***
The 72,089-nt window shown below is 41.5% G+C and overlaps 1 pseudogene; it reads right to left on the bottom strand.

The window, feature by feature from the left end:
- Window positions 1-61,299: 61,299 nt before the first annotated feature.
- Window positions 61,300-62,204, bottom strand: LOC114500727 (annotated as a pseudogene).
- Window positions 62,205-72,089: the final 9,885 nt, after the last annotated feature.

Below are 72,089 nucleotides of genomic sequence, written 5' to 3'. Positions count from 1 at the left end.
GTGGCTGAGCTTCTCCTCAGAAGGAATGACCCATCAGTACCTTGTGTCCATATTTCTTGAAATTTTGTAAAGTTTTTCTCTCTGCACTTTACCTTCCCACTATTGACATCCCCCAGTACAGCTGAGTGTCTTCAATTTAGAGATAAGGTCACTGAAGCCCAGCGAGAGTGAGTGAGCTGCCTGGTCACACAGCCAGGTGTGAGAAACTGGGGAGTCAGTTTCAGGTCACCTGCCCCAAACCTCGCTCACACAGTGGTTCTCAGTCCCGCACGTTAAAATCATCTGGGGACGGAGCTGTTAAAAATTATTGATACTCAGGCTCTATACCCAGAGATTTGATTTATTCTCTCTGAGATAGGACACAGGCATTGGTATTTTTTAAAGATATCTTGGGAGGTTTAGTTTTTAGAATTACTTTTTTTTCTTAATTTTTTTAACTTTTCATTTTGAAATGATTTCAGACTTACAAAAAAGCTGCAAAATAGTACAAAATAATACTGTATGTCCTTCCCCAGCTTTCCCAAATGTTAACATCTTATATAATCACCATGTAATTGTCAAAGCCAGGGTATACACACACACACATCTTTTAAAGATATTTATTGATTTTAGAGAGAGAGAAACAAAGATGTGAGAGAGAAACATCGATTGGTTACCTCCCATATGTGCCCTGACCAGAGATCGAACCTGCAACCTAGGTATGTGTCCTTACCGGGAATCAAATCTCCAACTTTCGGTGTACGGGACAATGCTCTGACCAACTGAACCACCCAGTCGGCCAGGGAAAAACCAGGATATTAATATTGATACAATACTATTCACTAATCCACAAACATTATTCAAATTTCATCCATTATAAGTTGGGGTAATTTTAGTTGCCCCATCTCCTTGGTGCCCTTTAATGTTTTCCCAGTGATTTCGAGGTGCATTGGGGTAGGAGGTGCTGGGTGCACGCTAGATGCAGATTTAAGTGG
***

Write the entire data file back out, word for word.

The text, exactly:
The 72,089-nt window shown below is 41.5% G+C and overlaps 1 pseudogene; it reads right to left on the bottom strand.

The window, feature by feature from the left end:
- Window positions 1-61,299: 61,299 nt before the first annotated feature.
- Window positions 61,300-62,204, bottom strand: LOC114500727 (annotated as a pseudogene).
- Window positions 62,205-72,089: the final 9,885 nt, after the last annotated feature.

Below are 72,089 nucleotides of genomic sequence, written 5' to 3'. Positions count from 1 at the left end.
GTGGCTGAGCTTCTCCTCAGAAGGAATGACCCATCAGTACCTTGTGTCCATATTTCTTGAAATTTTGTAAAGTTTTTCTCTCTGCACTTTACCTTCCCACTATTGACATCCCCCAGTACAGCTGAGTGTCTTCAATTTAGAGATAAGGTCACTGAAGCCCAGCGAGAGTGAGTGAGCTGCCTGGTCACACAGCCAGGTGTGAGAAACTGGGGAGTCAGTTTCAGGTCACCTGCCCCAAACCTCGCTCACACAGTGGTTCTCAGTCCCGCACGTTAAAATCATCTGGGGACGGAGCTGTTAAAAATTATTGATACTCAGGCTCTATACCCAGAGATTTGATTTATTCTCTCTGAGATAGGACACAGGCATTGGTATTTTTTAAAGATATCTTGGGAGGTTTAGTTTTTAGAATTACTTTTTTTTCTTAATTTTTTTAACTTTTCATTTTGAAATGATTTCAGACTTACAAAAAAGCTGCAAAATAGTACAAAATAATACTGTATGTCCTTCCCCAGCTTTCCCAAATGTTAACATCTTATATAATCACCATGTAATTGTCAAAGCCAGGGTATACACACACACACATCTTTTAAAGATATTTATTGATTTTAGAGAGAGAGAAACAAAGATGTGAGAGAGAAACATCGATTGGTTACCTCCCATATGTGCCCTGACCAGAGATCGAACCTGCAACCTAGGTATGTGTCCTTACCGGGAATCAAATCTCCAACTTTCGGTGTACGGGACAATGCTCTGACCAACTGAACCACCCAGTCGGCCAGGGAAAAACCAGGATATTAATATTGATACAATACTATTCACTAATCCACAAACATTATTCAAATTTCATCCATTATAAGTTGGGGTAATTTTAGTTGCCCCATCTCCTTGGTGCCCTTTAATGTTTTCCCAGTGATTTCGAGGTGCATTGGGGTAGGAGGTGCTGGGTGCACGCTAGATGCAGATTTAAGTGG